INTERCONNECTED WORLD: Consumers browse mobile phones at a China Mobile business hall in Beijing on November 6, 2013 (CFP)
One out of every three Chinese people is a mobile Internet user. Its huge population combined with its constantly ascending economic status spells an inspiring future for the smartphone sector, where Qualcomm Inc., a world leader in 3G, 4G and next-generation wireless technologies, dominates the market by producing high-quality chipsets. Yet, the company seems to have run into a stone wall as of late.
As early as last November, China's National Development and Reform Commission (NDRC), the country's top economic planner, commenced an anti-monopoly probe into Qualcomm's business in Beijing and Shanghai, on the basis of accusations of possible abuses of intellectual property rights.
The NDRC revealed that Chinese mobile phone vendors had to pay Qualcomm 1-6 percent of each mobile phone's cost as a patent licensing fee, not counting chipset charges.
The investigation was first sparked by condemnation from the China Mobile Phone Alliance (CMPA) under the China Communication Industry Association, which claimed that Qualcomm's business model had severely undermined China's mobile phone industry by overcharging its Chinese clients.
When patent holders charge exorbitant fees, there is nothing left for the Chinese mobile industry but manufacturing, said Wang Yanhui, Secretary General of CMPA, in an interview with China Central Television.
Established in 1985, Qualcomm is known for being the inventor of a digital wireless technology named Code Division Multiple Access (CDMA), the core component of some major 3G telecommunications standards such as Wideband Code Division Multiple Access. In 2013, Qualcomm's revenue rose 30 percent to $24.87 billion, with $7.88 billion coming from patents.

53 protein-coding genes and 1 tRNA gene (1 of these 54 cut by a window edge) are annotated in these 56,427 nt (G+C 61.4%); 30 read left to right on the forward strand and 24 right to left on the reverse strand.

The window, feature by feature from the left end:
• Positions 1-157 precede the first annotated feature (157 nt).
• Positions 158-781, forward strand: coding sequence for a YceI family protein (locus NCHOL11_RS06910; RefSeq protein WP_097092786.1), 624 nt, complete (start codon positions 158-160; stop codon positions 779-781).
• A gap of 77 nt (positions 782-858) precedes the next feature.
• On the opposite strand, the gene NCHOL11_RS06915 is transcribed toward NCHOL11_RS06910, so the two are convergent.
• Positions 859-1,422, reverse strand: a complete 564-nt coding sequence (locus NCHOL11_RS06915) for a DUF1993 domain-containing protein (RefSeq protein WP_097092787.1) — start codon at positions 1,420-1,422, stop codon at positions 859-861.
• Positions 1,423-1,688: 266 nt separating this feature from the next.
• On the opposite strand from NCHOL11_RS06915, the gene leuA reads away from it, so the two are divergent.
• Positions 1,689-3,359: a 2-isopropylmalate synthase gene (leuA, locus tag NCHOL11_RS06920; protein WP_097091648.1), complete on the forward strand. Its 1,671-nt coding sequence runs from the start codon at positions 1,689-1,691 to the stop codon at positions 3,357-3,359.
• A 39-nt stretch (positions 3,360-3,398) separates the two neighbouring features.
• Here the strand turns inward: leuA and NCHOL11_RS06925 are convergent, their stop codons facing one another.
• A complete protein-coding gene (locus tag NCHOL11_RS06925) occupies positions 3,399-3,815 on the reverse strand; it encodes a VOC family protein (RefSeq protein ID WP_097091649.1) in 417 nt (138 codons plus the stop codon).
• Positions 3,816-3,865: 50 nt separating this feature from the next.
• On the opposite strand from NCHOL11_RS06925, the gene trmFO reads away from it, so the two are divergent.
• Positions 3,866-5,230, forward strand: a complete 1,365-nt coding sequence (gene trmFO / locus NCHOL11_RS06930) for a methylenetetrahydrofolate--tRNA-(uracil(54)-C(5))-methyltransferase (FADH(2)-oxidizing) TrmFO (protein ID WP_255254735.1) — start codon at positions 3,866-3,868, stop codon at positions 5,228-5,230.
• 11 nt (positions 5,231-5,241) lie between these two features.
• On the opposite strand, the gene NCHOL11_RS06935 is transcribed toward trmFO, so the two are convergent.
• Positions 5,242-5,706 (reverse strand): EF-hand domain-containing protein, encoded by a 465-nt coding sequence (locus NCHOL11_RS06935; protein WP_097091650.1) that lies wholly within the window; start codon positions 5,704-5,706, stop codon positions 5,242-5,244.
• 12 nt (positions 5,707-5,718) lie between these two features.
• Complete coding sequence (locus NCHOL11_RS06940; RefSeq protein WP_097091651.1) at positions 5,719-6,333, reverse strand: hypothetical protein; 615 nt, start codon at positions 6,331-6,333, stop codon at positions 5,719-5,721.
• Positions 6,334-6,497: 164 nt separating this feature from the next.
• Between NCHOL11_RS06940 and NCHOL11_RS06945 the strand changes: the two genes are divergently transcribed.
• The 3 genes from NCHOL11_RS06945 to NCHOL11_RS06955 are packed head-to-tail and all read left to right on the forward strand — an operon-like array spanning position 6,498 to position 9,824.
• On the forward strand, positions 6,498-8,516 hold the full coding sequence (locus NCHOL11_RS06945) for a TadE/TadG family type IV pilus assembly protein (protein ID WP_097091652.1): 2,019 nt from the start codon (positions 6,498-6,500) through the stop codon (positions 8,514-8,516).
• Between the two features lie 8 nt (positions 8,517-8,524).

The telecom giant, hitherto, has maintained the lion's share of China's mobile phone chip market, and its client list includes most Chinese mobile phone makers, such as Lenovo Group Co. Ltd., telecom equipment producers Huawei Technologies Co. Ltd. and ZTE Corp.
Paying the price
Maintaining a market share of 30 percent in the international market, it is not the first time that Qualcomm has been involved in an anti-trust dispute. As early as 2005, in response to accusations from Nokia and Ericsson on the over-pricing of patent licensing, the European Union had initiated an anti-monopoly investigation against the U.S. telecom magnate that went on to span four years.
In 2006, South Korea launched similar probes into its business. Eventually, the Korea Fair Trade Commission confirmed the allegation that Qualcomm discriminately overcharged some of its clients and wrote out a check for roughly $252 million.
As a matter of fact, in 2009, some domestic mobile phone vendors accused Qualcomm of practicing unfair competition by abusing its advantageous market position, and asked to be treated according to the FRAND principle—fair, reasonable, and non-discriminatory terms. However, at that time, China had just enacted the Anti-Monopoly Law, and still lacked the experience and resources necessary to crack down on illegal market operation and behavior.
As China's Anti-Monopoly Law stipulates, fines can range from 1-10 percent of a company's revenue for the previous fiscal year. Given that Qualcomm registered sales of $12.3 billion in China in the fiscal year ended in September 2013, the fine could be as high as $1 billion.